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Front Porch: Unwanted callers won’t take the hint to get lost

WEDNESDAY, MARCH 1, 2017, 12:05 A.M.

I don’t know about you, but I get a whole bunch of unwanted phone calls. They are a scourge, though some have a certain black humor to them.

I work from home and still have a land line, so a couple of times a day – or night – a ringing phone disturbs my peace of mind, announcing the presence of some unwelcome caller. Because of Caller ID, I can recognize and screen out most of the nuisance calls, but not always. I often have messages out for people I’ve contacted for stories I’m writing for the newspaper, so when I’m in doubt about whether an incoming call is legit, I pick up.

And, gawd, the pitches I hear … or start to hear. Once I recognize a robocall, I hang up. If it’s a live caller – and sometimes it’s hard to tell right away – I just say “no thank you” and hang up. And sometimes the live callers know things about me, like where I shop. Creepy, but not unexpected, I suppose.

And they just don’t stop. Yes, I know, there are registries one can employ to prevent such calls from getting through, but I know people who have done all they know how to do in order to be removed from call lists – and they’re still getting calls.

There is one politically oriented call center that rings my house every day. And if they knew anything about my politics, I’d be the last person they’d call. I ignore it for the most part, but twice I picked up, hoping I’d maybe get a live person to whom I could express my displeasure at the annoyance of the persistent calls and politely but firmly request being taken off the list. But each time I answered, I heard silence. Now I’m assuming there’s a wait time between when the automatic calling system clicks over to a real human being or a recording, but after five seconds (I was counting), I ceased being amused and hung up.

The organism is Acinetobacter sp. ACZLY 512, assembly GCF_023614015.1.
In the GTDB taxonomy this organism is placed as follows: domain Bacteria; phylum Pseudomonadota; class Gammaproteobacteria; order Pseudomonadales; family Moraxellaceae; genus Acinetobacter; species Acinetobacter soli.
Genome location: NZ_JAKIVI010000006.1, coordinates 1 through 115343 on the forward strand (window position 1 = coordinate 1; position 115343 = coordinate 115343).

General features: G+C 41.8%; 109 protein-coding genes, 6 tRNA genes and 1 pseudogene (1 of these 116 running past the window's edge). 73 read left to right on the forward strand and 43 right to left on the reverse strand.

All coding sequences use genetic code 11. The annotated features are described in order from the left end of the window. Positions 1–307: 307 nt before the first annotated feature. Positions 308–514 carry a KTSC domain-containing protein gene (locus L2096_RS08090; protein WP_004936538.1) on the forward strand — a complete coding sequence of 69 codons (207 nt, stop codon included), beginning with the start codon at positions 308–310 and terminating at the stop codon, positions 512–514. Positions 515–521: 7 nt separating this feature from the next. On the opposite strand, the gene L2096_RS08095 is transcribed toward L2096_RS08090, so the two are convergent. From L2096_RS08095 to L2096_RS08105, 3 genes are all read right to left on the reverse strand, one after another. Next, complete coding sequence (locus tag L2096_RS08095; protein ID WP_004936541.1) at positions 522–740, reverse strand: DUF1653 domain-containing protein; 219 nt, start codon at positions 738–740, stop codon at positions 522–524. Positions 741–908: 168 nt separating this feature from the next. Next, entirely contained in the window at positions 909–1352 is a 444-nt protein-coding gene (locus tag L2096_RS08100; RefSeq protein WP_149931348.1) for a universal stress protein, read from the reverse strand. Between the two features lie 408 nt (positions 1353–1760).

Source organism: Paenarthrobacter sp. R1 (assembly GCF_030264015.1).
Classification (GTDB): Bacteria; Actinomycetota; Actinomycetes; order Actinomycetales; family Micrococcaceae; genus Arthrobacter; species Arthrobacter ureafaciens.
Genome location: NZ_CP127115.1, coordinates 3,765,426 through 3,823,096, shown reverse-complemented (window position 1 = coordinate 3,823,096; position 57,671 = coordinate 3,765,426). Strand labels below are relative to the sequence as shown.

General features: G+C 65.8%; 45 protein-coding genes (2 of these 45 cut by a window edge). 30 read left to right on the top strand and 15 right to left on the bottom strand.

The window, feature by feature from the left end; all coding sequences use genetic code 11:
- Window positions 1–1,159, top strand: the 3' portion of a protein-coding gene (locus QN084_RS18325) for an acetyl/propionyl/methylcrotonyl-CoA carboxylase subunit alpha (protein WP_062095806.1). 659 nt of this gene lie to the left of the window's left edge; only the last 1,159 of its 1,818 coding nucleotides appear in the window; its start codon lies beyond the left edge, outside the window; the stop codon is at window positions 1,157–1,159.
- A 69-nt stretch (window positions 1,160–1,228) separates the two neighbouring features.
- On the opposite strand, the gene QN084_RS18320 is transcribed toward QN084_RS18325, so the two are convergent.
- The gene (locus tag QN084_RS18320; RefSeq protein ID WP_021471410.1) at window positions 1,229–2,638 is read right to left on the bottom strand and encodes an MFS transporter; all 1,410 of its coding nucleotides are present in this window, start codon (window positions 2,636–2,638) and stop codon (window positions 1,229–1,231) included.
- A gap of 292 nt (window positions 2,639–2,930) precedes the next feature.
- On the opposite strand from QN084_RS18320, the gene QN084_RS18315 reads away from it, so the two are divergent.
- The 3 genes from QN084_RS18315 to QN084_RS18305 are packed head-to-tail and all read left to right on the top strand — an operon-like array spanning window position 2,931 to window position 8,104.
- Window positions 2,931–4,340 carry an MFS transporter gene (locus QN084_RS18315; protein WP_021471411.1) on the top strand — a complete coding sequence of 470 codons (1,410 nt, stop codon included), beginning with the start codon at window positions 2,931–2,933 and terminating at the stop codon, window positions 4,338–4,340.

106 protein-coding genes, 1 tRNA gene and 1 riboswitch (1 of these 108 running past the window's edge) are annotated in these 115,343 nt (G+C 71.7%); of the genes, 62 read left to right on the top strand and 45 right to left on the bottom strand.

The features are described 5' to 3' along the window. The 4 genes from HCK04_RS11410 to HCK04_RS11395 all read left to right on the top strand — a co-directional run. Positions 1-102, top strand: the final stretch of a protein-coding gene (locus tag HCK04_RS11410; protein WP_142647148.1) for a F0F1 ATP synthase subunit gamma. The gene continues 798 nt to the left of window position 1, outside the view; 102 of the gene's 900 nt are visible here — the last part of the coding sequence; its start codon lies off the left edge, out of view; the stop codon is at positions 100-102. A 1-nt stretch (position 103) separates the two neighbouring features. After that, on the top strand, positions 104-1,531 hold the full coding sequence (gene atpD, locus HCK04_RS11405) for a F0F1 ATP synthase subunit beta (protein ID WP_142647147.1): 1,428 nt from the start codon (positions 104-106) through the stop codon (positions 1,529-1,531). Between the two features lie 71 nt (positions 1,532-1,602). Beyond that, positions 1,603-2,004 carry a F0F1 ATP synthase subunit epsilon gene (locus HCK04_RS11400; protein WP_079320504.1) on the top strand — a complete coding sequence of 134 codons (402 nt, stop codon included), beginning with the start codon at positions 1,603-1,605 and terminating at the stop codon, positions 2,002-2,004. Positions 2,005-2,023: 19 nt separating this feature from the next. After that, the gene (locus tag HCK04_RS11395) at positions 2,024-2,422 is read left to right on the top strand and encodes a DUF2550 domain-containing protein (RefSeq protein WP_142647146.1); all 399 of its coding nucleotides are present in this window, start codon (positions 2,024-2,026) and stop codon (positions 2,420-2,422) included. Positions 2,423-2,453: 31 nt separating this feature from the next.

And still the calls come. Even from groups I already support. They want me to donate, which I already do, and ask if I’d contribute an extra amount for some reason or other and would I please do so by credit card. I don’t ever do over-the-phone credit card things. I always send a check. And when I inform the caller that’s how I contribute, I often get the added push that would I please consider an exception this one time for this special need. No.

And then there was that very special call I got a few weeks ago. The phone number was innocent-looking, so I answered. And even though I quickly recognized it as a sales call, for some reason I didn’t do my usual no-thank-you response. I listened for the whole opening sentence. The caller gave his name and identified the real estate interest he was representing.

Here’s how the conversation went:

Caller: I’d like to ask if you are considering selling your house any time soon.

Me: No. I’m not.

Caller: Well then, might I ask when you think you might be leaving your home?

Me: (At this point I was thinking he might be one of those reverse mortgage guys and thought a little humor might be in order.) Oh, I’m pretty sure I’ll leave when I’m dead.

Caller: And how are you feeling? (I swear, these were his exact words. Really, you can’t make this stuff up.)

Continuing …

Me: I feel fine. Why, do you not wish me well?

And here the line goes dead. As I stood in my kitchen, thinking that he either made the worst transition ever, was trying for a laugh, looking clumsily for a way to keep me on the line or, well, I don’t know what – the phone rang again. I picked up.

Caller: (It was him again.) I just wanted to let you know that I didn’t hang up on you. Something happened with the phone.

Me: Got it. (And then I hung up.)

Upon hearing the story, my husband thought the guy probably stepped on his own tongue as he was trying to keep the conversation going. Probably.

Or does he know something about my health that I don’t. Damn, I hate that phone.

Voices correspondent Stefanie Pettit can be reached by email at upwindsailor@comcast.net.



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